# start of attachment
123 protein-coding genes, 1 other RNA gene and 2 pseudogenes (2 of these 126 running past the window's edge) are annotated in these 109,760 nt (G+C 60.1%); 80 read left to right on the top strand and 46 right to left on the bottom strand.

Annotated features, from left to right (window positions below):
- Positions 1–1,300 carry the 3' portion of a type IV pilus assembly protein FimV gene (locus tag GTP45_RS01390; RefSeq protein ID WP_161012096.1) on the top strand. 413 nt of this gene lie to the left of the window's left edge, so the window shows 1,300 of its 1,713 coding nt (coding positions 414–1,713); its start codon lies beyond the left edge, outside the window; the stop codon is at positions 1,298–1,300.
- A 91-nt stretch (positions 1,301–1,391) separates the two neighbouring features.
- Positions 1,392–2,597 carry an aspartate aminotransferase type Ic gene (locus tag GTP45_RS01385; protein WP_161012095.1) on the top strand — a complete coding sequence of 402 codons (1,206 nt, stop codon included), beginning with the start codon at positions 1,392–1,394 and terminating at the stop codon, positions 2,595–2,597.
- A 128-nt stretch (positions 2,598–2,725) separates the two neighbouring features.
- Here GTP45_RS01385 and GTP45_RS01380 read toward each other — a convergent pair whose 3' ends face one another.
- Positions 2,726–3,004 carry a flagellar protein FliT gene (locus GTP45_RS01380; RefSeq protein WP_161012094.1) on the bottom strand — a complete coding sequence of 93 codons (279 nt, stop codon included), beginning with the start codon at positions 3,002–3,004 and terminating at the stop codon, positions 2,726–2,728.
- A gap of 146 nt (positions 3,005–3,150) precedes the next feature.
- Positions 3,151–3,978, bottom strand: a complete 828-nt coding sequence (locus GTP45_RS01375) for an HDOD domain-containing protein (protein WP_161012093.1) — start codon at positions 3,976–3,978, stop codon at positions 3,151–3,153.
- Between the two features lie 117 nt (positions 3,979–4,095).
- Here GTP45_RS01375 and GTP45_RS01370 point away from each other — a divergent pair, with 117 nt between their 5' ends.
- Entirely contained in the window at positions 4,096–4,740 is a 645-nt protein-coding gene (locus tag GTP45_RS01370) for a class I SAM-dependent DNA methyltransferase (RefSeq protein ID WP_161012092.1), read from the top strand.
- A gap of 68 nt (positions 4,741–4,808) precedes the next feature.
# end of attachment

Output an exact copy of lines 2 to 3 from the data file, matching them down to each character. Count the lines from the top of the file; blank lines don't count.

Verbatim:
Annotated features, from left to right (window positions below):
- Positions 1–1,300 carry the 3' portion of a type IV pilus assembly protein FimV gene (locus tag GTP45_RS01390; RefSeq protein ID WP_161012096.1) on the top strand. 413 nt of this gene lie to the left of the window's left edge, so the window shows 1,300 of its 1,713 coding nt (coding positions 414–1,713); its start codon lies beyond the left edge, outside the window; the stop codon is at positions 1,298–1,300.